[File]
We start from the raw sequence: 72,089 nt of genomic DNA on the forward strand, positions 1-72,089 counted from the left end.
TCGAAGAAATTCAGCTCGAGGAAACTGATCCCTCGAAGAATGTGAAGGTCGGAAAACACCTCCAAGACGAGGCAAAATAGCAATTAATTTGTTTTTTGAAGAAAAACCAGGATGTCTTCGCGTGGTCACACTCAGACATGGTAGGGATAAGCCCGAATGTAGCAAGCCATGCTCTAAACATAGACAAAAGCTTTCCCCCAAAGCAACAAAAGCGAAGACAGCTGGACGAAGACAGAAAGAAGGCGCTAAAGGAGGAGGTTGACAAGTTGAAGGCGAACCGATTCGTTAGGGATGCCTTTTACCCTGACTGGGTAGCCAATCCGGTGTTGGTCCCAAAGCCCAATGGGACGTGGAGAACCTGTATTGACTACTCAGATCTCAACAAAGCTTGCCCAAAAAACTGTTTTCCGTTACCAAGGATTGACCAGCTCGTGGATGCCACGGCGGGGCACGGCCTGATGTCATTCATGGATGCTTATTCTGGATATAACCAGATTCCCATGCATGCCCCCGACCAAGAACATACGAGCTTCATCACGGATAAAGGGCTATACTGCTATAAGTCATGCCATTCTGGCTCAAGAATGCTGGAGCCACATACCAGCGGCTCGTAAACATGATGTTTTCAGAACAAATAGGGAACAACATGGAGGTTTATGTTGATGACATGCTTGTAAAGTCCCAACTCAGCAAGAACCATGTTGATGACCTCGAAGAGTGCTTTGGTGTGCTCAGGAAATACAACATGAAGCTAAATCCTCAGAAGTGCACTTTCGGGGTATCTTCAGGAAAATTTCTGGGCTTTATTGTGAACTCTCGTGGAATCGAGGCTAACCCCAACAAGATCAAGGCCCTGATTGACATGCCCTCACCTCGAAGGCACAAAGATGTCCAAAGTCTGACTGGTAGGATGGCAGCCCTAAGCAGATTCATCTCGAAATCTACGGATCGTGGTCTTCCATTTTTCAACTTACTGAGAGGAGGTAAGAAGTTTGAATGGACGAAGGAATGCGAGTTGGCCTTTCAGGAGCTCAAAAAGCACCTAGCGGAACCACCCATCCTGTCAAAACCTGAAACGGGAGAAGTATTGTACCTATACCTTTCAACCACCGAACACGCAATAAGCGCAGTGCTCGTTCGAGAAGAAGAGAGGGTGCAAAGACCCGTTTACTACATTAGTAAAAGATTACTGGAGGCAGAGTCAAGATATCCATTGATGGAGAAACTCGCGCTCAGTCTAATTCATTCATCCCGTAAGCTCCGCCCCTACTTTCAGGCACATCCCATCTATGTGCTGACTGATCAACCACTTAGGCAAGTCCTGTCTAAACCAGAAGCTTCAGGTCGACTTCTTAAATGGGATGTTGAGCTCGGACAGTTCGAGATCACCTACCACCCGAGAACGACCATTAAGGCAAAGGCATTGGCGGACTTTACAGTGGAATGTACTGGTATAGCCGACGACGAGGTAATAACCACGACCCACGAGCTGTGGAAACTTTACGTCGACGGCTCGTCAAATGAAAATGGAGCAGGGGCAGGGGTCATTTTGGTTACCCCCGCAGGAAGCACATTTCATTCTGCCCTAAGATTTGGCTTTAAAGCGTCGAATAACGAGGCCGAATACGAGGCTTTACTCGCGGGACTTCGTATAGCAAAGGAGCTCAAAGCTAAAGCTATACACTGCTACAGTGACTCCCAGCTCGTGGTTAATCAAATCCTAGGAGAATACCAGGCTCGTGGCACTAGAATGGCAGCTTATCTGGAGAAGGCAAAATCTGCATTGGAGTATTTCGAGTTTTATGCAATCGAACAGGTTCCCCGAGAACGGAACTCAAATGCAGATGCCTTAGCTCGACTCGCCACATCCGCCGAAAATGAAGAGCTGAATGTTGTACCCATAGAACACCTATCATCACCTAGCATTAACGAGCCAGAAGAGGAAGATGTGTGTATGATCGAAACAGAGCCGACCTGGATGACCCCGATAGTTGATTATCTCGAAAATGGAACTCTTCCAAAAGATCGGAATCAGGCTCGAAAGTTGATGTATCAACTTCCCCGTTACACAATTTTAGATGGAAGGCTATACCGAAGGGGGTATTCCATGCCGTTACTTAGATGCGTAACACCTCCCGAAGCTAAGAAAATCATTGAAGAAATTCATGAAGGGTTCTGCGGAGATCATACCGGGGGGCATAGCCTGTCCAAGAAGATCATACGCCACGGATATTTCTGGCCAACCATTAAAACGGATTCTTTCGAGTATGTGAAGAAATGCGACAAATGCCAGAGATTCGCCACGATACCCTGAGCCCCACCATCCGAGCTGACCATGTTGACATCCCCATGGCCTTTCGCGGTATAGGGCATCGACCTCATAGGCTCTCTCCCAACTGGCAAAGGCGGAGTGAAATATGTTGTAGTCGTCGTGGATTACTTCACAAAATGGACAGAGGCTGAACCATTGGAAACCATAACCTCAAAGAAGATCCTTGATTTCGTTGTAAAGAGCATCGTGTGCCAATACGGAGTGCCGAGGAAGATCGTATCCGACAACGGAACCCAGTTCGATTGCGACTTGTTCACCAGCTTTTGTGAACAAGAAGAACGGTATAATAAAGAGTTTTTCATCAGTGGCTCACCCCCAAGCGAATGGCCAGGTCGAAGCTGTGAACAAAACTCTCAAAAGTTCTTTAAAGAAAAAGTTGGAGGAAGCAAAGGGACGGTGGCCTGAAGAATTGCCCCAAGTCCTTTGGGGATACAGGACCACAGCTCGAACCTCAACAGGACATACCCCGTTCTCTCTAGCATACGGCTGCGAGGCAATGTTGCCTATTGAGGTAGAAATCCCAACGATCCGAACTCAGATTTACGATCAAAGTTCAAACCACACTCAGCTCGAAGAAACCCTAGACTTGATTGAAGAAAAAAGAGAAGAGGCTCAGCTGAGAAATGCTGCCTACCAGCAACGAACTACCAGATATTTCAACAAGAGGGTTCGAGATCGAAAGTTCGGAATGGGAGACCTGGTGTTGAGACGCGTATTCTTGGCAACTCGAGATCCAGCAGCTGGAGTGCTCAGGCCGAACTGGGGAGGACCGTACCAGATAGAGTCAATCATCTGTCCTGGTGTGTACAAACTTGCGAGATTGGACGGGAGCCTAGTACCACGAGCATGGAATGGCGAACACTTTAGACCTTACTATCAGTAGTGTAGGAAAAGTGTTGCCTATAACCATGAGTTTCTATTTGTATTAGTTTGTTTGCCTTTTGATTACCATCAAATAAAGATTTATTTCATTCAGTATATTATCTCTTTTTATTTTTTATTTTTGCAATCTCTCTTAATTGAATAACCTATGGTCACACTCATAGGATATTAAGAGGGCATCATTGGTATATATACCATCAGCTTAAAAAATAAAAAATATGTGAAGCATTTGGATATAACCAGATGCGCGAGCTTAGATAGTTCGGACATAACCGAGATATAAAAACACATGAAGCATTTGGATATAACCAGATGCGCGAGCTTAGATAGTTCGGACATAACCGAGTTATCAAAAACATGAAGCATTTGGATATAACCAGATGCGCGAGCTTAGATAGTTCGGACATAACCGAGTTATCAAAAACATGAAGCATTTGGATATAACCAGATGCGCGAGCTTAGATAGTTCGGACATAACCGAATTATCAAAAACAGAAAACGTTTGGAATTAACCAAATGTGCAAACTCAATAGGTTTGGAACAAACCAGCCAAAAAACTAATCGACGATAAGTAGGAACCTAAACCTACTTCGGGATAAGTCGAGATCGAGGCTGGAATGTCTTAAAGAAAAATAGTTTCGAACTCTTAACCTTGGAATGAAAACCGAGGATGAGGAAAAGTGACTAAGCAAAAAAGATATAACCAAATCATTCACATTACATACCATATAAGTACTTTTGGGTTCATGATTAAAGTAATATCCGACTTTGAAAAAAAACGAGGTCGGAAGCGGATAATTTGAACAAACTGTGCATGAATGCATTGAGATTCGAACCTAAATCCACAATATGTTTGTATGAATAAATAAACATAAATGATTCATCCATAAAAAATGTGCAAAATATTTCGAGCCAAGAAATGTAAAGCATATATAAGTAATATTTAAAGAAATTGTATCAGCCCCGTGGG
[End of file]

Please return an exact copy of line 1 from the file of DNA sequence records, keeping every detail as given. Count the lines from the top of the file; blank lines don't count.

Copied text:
We start from the raw sequence: 72,089 nt of genomic DNA on the forward strand, positions 1-72,089 counted from the left end.